Legislative Assembly for the ACT: 2003 Week 12 Hansard (19 November) . . Page.. 4282 ..
MR HARGREAVES (continuing):
Casual work means inadequate entitlements and an inability to save for retirement income. Casual workers can also have difficulty obtaining a loan to buy a car or a house. Fewer than three per cent of casual employees have access to any form of paid leave. Casual employees have a much higher retrenchment rate, often 50 per cent higher than permanent employees. This is a significant figure. It highlights the high level of uncertainty that long-term casual workers face.
Another point I would like to raise today is the misconception that casual workers move easily between jobs and do not suffer any significant loss when employment is terminated. This is manifestly not the case. Long-term casuals, that ever-increasing group of workers, do suffer on redundancy, whether it is the trauma associated with the actual termination of employment, the loss of earnings in the subsequent period of unemployment after termination, or the loss of non-transferable credits, such as sick pay.
However you look at it, there is a significant problem developing and a challenge for our community to face. That is why I have brought this motion to the Assembly this morning. It should be of great concern to the legislature that a large and increasing proportion of private sector workers in the ACT are deprived of their basic employment entitlements such as award minimum remuneration, leave entitlements, and superannuation, and fall on the blind side of statutory protection such as occupational health and safety-particularly in relation to shift work-job training and career development.
There are indications that a number of employers are misusing the ability to hire labour on a casual basis. By treating the casual work force as effectively a permanent and full-time force, employers are avoiding the costs of conditions laid down in awards and certified agreements for permanent employees; that is, casuals have no access to paid sick leave, minimum weekly hours or other basic entitlements. The standard casual loading of 15 per cent is, on these indications, a cheap price for employers to pay to avoid these other on-costs.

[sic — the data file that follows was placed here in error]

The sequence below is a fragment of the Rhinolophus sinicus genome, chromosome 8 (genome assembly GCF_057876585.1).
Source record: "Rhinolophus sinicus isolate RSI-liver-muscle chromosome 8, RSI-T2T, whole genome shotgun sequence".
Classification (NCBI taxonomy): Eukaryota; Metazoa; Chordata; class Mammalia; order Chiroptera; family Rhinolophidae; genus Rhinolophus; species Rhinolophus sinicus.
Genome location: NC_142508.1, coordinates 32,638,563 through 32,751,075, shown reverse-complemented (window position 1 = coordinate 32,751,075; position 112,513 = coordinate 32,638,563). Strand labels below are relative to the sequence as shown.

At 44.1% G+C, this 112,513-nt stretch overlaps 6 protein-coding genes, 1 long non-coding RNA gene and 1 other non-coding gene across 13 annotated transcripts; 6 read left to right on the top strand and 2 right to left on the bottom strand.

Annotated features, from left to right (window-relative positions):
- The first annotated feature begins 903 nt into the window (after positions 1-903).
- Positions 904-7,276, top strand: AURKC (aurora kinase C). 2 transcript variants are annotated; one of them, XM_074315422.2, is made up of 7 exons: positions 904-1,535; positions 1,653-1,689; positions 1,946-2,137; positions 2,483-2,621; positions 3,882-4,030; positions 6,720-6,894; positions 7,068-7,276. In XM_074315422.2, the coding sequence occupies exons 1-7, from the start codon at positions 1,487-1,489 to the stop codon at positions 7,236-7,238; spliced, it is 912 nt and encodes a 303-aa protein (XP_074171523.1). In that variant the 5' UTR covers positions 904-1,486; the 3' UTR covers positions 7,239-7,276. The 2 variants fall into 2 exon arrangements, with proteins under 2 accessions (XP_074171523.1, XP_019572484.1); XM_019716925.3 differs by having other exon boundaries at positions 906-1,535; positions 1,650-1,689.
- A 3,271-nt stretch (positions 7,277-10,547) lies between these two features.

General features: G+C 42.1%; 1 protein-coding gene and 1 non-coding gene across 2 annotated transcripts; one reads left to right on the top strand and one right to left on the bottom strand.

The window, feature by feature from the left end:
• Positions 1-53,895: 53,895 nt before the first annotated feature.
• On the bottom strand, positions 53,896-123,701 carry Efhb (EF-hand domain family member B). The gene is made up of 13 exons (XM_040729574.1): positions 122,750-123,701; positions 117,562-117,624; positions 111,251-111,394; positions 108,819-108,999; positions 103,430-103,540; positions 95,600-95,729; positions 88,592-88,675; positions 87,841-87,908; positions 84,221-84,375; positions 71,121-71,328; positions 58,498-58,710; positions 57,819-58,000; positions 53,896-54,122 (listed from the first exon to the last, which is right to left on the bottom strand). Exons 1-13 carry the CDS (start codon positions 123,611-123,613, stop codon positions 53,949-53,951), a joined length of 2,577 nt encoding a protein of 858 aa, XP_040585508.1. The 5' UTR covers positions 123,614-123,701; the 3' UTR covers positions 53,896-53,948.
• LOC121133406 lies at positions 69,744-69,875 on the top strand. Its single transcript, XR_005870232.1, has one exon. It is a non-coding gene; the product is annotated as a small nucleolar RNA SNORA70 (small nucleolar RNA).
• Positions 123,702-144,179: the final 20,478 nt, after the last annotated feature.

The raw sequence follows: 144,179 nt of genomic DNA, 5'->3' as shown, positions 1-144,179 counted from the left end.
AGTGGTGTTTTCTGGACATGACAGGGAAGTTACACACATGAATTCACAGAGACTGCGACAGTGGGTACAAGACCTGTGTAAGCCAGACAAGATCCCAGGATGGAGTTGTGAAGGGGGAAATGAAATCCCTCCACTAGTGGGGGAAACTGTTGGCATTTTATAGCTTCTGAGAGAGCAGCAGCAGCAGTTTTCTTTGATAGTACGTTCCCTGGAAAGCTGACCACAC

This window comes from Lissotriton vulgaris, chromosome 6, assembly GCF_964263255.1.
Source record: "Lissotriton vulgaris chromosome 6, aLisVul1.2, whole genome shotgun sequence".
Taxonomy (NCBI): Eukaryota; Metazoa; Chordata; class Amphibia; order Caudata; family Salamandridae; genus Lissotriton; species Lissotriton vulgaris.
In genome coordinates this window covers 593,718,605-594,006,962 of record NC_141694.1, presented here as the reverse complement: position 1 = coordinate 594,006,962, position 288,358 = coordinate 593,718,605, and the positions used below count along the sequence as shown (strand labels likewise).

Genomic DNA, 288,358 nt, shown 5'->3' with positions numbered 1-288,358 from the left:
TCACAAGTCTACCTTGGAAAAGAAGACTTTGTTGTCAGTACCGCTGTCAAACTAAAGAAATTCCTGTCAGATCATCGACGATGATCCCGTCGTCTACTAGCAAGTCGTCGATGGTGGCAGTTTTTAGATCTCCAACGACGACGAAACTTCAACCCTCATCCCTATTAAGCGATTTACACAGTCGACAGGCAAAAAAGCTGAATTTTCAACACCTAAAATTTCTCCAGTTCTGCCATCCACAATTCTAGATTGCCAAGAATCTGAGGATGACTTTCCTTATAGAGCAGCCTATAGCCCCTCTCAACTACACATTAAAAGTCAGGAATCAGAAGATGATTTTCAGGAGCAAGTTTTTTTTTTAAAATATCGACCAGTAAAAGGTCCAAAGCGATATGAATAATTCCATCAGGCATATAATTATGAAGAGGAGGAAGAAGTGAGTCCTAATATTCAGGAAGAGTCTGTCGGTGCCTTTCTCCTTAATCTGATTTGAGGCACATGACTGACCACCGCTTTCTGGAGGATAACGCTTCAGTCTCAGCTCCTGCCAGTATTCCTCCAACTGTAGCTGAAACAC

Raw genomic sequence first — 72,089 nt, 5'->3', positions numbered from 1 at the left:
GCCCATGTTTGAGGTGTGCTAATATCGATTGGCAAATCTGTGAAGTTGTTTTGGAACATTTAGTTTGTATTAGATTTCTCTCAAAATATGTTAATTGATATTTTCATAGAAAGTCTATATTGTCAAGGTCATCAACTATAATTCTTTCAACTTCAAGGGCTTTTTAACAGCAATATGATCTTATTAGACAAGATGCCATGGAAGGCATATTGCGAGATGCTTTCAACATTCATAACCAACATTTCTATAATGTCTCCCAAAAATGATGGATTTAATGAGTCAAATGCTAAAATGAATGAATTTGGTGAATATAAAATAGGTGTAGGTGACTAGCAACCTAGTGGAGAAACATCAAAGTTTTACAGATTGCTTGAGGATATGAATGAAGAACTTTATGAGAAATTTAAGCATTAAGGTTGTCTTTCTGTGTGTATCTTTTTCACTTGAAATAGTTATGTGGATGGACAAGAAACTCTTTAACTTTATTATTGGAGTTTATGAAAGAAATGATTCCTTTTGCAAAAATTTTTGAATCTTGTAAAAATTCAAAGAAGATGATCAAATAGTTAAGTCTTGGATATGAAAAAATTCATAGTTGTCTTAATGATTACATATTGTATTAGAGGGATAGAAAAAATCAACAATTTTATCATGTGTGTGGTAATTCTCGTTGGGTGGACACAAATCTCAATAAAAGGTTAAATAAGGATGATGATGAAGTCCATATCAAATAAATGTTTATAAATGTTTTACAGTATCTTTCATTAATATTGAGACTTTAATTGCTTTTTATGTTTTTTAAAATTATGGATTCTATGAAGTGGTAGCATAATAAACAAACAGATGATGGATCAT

It is young people who bear the brunt of this undermining of conditions. A new report into the casualisation of young people's jobs in the Australian work force has found the growth of a second-class work force. The report Don't bother coming in today, compiled by the Australian Young Christian Workers, found that casual workers often have substandard conditions. The report found that 55 per cent did not know their correct rate of pay, 61 per cent had worked while they were sick, 41 per cent wanted more hours, 26 per cent wanted permanent work and 33 per cent were working unpaid overtime. The report went on to conclude:
The jobs that are casualised usually have lower rates of pay, worse conditions, are insecure, have few guaranteed employment benefits, and provide minimal opportunities for advancement. Even where casual workers have legal entitlements, many employers ignore them, and the workers are not in a position to insist on those rights ...
The Australian Bureau of Statistics backs up the report's claims that youth casualisation is a significant phenomenon in Australia. The latest figures show that two-thirds of 15 to 19-year-olds are now employed on a casual basis. While casual work is seen as the